After deliberation since the NYSE revised its proposed changes to the proxy distribution fee framework back in February, the SEC approved a new proxy distribution fee framework earlier this week. The result should be lower reimbursement costs for companies, depending on their circumstances (Broadridge estimates 4% savings on average – fees for smaller companies with fewer than 300k beneficial owners may see their fees actually increase). As you may recall, the NYSE’s revised proposal was based on recommendations by its Proxy Fee Advisory Committee, which spent three years contemplating changes. Going forward, the NYSE has to come up with an implementation plan – I’m not sure when that will happen.
Here’s an excerpt from the Society of Corporate Secretaries‘ weekly newsletter with more details:
The changes include for a five-year test period a one-time, supplemental fee of 99¢ for each new account that elects, and each full package recipient among a brokerage firm’s accounts that converts to, electronic delivery while having access to an enhanced brokers’ internet platform (EBIP). Proponents hope that retail investors may be encouraged to vote if they receive notices of corporate votes and can access proxy materials through their own broker’s web site, which the EBIP fee will support.
The new structure eliminates fees for managed accounts that hold five or fewer shares of an issuer’s securities, and reduces the incentive fee for suppression of print material in managed accounts (now to be called a “preference management fee”) to half the rate charged for other accounts. There will be no fee distinction based on whether or not a managed account is referred to as a “wrap account.”
The new structure takes more account of economies of scale, with tiered rates for basic mailing/processing fees, and more tiers for supplemental intermediary fees (for coordination of proxy distribution for multiple nominees), replacing a poorly structured cliff structure for that element of the fees at present. Broadridge estimates that fixed costs – not dependent on distribution volume – conservatively represent 25% of total costs. The NYSE says the proposed fee schedule still does not fully reflect the benefits of economies of scale to large issuers, as the exchange seeks to limit impact of fees on small issuers.
The fee structure codifies current notice and access fees based on a tiered structure, but with one clarification.
For the most part, the new structure follows the recommendations of the PFAC, chaired by Time Warner Corporate Secretary Paul Washington, a former chairman of the Society. The SEC acted after extended review under an Order Instituting Proceedings, and observers had some doubts on whether the SEC would move ahead. The SEC found that the proposed rule change is consistent with Section 6(b)(4) of the Securities Exchange Act of 1934, which requires that exchange rules “provide for the equitable allocation of reasonable dues, fees and other charges among its members, issuers and other persons using its facilities.”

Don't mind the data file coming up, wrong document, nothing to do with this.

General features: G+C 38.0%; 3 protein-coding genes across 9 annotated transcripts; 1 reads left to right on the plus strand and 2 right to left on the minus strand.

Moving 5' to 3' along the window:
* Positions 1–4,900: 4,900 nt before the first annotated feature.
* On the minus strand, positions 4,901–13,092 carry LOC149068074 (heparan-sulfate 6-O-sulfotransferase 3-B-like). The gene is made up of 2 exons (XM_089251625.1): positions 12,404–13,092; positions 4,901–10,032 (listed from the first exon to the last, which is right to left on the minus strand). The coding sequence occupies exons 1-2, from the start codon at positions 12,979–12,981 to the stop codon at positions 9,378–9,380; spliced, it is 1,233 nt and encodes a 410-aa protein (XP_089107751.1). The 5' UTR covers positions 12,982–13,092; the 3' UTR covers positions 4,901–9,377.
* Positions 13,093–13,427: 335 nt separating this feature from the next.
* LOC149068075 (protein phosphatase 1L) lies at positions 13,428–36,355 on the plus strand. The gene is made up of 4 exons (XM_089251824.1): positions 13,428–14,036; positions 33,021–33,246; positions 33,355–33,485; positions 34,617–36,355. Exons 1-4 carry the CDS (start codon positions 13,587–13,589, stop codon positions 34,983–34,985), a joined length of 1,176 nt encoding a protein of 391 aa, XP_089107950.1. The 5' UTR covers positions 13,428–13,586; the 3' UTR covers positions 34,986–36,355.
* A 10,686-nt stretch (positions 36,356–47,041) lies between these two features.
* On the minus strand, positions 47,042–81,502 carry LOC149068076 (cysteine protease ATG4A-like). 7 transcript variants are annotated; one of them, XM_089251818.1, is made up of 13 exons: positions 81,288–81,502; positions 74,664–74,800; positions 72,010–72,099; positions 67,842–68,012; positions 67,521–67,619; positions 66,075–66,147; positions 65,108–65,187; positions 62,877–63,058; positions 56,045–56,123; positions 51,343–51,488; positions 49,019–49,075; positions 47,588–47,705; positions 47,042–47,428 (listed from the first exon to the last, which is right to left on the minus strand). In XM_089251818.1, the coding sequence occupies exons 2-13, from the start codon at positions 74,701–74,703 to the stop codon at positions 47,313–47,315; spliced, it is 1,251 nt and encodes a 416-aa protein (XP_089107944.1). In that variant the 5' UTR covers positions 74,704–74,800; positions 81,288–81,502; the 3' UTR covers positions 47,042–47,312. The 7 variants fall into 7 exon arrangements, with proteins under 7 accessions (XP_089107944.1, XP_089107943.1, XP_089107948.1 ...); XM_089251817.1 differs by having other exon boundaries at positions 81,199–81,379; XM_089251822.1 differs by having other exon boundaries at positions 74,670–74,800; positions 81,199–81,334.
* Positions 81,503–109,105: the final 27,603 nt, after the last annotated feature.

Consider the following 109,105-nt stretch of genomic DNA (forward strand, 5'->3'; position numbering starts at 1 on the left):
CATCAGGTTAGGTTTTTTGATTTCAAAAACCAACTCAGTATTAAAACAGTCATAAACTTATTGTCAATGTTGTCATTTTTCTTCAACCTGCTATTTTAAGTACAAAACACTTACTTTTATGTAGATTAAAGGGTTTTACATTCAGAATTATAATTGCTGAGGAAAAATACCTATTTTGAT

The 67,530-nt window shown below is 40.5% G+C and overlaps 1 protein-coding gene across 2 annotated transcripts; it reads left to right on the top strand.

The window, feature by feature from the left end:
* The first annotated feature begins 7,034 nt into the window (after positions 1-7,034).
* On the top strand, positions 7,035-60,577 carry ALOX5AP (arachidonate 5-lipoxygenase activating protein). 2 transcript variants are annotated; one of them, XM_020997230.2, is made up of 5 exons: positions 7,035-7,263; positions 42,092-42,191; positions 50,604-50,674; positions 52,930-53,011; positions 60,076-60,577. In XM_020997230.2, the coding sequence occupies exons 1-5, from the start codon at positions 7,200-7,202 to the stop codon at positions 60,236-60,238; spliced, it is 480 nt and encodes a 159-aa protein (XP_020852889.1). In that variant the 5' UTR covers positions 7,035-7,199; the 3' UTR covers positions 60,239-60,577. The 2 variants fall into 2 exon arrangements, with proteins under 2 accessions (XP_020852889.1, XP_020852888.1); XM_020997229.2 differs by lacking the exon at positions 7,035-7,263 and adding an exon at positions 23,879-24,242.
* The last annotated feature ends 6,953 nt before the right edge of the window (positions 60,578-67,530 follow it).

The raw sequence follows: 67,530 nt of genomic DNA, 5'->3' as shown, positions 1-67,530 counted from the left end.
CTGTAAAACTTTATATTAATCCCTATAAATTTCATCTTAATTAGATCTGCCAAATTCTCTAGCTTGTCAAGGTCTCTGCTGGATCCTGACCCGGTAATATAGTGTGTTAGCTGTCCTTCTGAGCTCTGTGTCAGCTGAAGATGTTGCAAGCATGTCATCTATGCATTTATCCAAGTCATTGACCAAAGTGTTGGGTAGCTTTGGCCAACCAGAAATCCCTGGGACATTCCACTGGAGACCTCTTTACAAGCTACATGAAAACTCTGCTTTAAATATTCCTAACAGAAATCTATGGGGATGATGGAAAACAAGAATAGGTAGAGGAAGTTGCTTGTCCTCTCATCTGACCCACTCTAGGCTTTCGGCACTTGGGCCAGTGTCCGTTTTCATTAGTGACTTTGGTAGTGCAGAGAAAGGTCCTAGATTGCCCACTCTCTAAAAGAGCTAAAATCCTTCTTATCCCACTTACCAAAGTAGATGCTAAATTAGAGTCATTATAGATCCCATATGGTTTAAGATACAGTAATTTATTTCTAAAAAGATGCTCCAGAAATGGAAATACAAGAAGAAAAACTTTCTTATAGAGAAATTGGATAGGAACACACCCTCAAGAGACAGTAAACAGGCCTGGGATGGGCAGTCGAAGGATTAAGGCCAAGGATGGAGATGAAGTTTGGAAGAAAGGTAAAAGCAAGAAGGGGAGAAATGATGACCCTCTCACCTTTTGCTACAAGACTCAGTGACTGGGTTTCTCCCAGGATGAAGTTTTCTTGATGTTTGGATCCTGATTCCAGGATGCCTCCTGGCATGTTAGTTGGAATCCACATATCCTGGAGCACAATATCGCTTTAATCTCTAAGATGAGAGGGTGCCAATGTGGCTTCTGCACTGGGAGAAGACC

Catch Up Now: “Latest Corp Fin Comment Letter Trends” Spreecast
On Tuesday, Keir Gumbs of Covington & Burling spent 15 minutes on this spreecast – “Latest Corp Fin Comment Letter Trends” – explaining the latest comment letter trends from the SEC’s Division of Corporation Finance. Here is Keir’s related deck. The archive is now available – with over 300 views already!
JOBS Act 2.0 Taking Shape?
Here’s news from Dave and Anna Pinedo in this MoFo blog:
On October 24th, the House Subcommittee on Capital Markets and GSEs will hold a hearing on “Legislative Proposals to Reduce Barriers to Capital Formation.” The hearing was originally scheduled for earlier in the month and was cancelled due to the government shutdown. As discussed in the Subcommittee memo, various bills will be considered that address somewhat disparate issues, from BDCs to M&A broker-dealers, to tick size, that affect capital formation. Perhaps the hearing will lead to a broader discussion of additional measures beyond those addressed by the proposed bills that would facilitate capital raising. SEC Chair White in a recent speech commented on the Commission’s intention to review disclosure requirements with a view to modernizing and streamlining these. If we had our own JOBS 2.0 “wish list,” in addition to modernizing disclosure requirements and modernizing the requirements applicable to offerings by BDCs, we might add the following (and then some):
– Reviewing the accommodations made available to smaller public companies;
– Adding knowledgeable employees to the definition of accredited investor;
– Acting on the JOBS Act mandate to implement rules under Title IV for “Reg A+”;
– Conducting a study of equity research;
– Eliminating the IPO quiet period;
– Reviewing existing communications safe harbors in order to modernize these and make available safe harbors for a broader array of companies;
– Address CFTC “general solicitation” issues;
– Revisit the WKSI standard in order to see if similar measures can be made available to a broader universe of companies;
– Work with the securities exchanges to review their “20% Rules” (requiring a shareholder vote for private placements completed at a discount that will result in an issuance or potential issuance of securities greater than 20% of the pre-transaction total shares outstanding); and
– Review the 1/3 limit applicable to primary issuances off of a shelf for companies under $75 million in public float.
– Broc Romanek